Are you suffering with a face full of pimples? Acne doesn’t just affect teens and young adults – it can be an unwelcome companion well into middle-age. Acne is believed to be caused by overly active sebaceous glands that produce too much sebum and dead skin cells that build up inside hair follicles and block their openings. (pores) When this happens bacteria feed on this sticky combination of dead skin cells and sebum. This causes an inflammatory response that leads to the characteristic red bumps, blackheads and white heads that are the hallmarks of acne.
There are prescription treatments for acne, but not everyone wants to go this route. Fortunately, there’s some evidence that changing the types of foods you eat and the nutrients in your diet may be of benefit. Here are some ways to manage acne naturally.
Reduce Processed Carbohydrates in Your Diet
Do you eat a diet high in processed carbs like sugary desserts, soft drinks and “white” foods like white bread, potatoes and pasta that lack fiber? These types of carbohydrates are rapidly absorbed by your digestive tract, causing insulin levels to quickly rise and protein called insulin-like growth factor, or IGF-1, to go up. Research suggests that higher levels of IGF-1 and insulin may trigger acne outbreaks. The solution? Cut back on foods high in sugar and packaged and processed carb-rich foods, and replace them with fiber-rich fruits and vegetables. The fiber in these foods slows down absorption and keeps insulin and IGF-1 levels in check. This may reduce the number of acne outbreaks you get. Cow’s milk is also a source of IGF-1, so cutting back on dairy products may help too.
Add More Omega-3 Fatty Acids to Your Diet
Omega-3 fatty acids are a type of “good fat” found mainly in fatty fish like salmon, sardines and anchovies. Research shows these fats reduce inflammation in the body. Inflammation contributes to acne, and some experts believe that increasing dietary omega-3s may keep acne symptoms in check. Is there science behind it? One small study involving only 5 young people with acne showed a benefit, but larger studies are needed. Still, adding more omega-3s to your diet may be helpful. If you don’t enjoy the taste of fish, there are omega-3 supplements available at most health food stores – but talk to your doctor first.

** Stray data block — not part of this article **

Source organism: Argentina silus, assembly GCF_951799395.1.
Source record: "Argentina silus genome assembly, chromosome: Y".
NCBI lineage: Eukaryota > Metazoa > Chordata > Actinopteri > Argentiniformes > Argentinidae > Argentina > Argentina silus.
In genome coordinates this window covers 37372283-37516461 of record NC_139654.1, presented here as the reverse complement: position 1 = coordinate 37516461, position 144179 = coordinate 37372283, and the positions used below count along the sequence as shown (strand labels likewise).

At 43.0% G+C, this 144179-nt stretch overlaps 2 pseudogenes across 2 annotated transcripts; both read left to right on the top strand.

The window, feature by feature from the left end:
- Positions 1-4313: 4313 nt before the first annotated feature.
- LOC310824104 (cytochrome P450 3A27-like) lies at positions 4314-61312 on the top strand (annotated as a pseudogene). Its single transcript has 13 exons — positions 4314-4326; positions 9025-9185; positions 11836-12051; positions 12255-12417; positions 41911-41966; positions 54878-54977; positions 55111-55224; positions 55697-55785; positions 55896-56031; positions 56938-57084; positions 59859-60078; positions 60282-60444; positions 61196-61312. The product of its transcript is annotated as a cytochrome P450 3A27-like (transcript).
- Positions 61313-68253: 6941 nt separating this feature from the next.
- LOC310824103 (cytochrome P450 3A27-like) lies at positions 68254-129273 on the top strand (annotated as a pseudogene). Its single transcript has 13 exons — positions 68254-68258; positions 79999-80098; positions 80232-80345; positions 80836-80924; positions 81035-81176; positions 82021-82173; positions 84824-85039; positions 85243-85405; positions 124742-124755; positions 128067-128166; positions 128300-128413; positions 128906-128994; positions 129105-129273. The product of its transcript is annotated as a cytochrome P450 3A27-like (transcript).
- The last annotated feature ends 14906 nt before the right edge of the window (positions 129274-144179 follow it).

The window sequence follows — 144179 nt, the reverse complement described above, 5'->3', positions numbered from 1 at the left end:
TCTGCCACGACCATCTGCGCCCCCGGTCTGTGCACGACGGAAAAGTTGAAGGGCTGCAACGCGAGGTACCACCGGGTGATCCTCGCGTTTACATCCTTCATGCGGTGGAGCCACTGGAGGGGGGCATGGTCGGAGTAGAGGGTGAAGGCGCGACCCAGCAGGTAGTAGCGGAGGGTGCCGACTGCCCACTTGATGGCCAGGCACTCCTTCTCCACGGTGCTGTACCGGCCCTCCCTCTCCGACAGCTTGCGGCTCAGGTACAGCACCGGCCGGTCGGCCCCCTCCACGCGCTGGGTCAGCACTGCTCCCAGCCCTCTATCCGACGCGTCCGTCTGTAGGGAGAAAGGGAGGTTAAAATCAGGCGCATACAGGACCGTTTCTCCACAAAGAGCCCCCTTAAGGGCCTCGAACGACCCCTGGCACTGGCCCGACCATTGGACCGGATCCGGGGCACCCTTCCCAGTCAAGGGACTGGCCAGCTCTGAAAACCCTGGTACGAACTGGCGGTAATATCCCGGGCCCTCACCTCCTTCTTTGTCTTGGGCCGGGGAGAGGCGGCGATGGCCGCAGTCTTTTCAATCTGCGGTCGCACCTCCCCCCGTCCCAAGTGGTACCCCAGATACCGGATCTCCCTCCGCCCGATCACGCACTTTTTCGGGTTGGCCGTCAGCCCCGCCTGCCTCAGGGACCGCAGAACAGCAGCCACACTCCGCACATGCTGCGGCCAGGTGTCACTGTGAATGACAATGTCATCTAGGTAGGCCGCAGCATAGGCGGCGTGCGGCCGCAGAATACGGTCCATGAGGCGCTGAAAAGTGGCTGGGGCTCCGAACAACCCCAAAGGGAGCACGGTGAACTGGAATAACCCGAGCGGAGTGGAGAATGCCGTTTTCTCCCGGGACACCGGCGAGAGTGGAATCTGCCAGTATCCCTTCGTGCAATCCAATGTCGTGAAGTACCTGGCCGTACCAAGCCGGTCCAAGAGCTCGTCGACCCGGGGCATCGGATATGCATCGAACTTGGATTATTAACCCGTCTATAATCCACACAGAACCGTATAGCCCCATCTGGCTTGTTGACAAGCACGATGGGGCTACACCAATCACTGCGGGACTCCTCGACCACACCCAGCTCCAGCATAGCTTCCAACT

Acne and Zinc
Zinc is a mineral your body needs in small amounts that not everyone gets enough of, especially vegetarians. That’s because zinc is most abundant in red meat, organ meats and seafood, although whole grain foods and nuts are decent sources. Some research shows that acne sufferers have lower zinc levels than those without the disease and that taking zinc supplements may help. Unfortunately, zinc supplements can interfere with the absorption of other minerals like copper, so it’s important to take zinc under a doctor’s care. The other way to get the benefits is to eat more foods rich in zinc.
Vitamin A and Vitamin E
Retinoids, a prescription-based treatment for acne, are derivatives of vitamin A, so you might assume that adding more vitamin A to your diet might be helpful. Is there any truth to this? According to a study published in the Clinical Experimental Dermatology involving 100 acne sufferers, those with lower levels of vitamin A and vitamin E had more severe acne symptoms, but it’s not clear whether vitamin A or E helps if you have normal levels. Still, adding more vitamin A and vitamin E-rich foods to your diet may be beneficial. Good sources of vitamin A and carotenoids, vitamin A derivatives, include liver, eggs, milk, pumpkin, carrots, sweet potatoes, cantaloupe and apricots. The best sources of vitamin E are nuts and seeds, especially almonds, sweet potatoes and oils.
Tea Tree Oil
Tea tree oil, from the Melaleuca alternifolia tree, has anti-bacterial properties when applied topically to skin. One study showed that 5% tea tree oil was as effective as 5% benzoyl peroxide topically for reducing the number of inflamed acne lesions. Unfortunately, some people experience burning, stinging and redness when they use it. One warning – only use it topically, never by mouth.
The Bottom Line?
There is some evidence that diet and certain nutritional deficiencies may worsen acne symptoms. If you’re having difficulty controlling your acne, make sure you’re eating a well-balanced diet that’s low in processed carbohydrates.
J Turk Acad Dermatol 2007;1 (3): 71302a.
Clin Exp Dermatol. 2006 May;31(3):430-4.
Med J Aust. 1990 Oct 15;153(8):455-8.